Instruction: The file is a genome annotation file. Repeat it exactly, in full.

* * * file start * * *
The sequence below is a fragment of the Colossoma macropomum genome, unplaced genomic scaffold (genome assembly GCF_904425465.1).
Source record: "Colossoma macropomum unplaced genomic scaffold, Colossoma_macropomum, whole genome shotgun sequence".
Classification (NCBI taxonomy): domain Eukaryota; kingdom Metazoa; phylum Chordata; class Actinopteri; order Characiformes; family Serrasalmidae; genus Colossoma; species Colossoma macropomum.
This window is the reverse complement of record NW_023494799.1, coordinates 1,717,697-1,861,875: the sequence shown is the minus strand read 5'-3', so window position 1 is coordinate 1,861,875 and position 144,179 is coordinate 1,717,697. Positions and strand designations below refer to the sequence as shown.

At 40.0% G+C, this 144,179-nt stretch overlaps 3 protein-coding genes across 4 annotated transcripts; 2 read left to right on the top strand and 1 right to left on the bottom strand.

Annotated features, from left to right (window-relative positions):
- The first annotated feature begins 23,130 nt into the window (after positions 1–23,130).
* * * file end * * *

The sequence below is a fragment of the Colossoma macropomum genome, unplaced genomic scaffold (genome assembly GCF_904425465.1).
Source record: "Colossoma macropomum unplaced genomic scaffold, Colossoma_macropomum, whole genome shotgun sequence".
Classification (NCBI taxonomy): domain Eukaryota; kingdom Metazoa; phylum Chordata; class Actinopteri; order Characiformes; family Serrasalmidae; genus Colossoma; species Colossoma macropomum.
This window is the reverse complement of record NW_023494799.1, coordinates 1,717,697-1,861,875: the sequence shown is the minus strand read 5'-3', so window position 1 is coordinate 1,861,875 and position 144,179 is coordinate 1,717,697. Positions and strand designations below refer to the sequence as shown.

At 40.0% G+C, this 144,179-nt stretch overlaps 3 protein-coding genes across 4 annotated transcripts; 2 read left to right on the top strand and 1 right to left on the bottom strand.

Annotated features, from left to right (window-relative positions):
- The first annotated feature begins 23,130 nt into the window (after positions 1–23,130).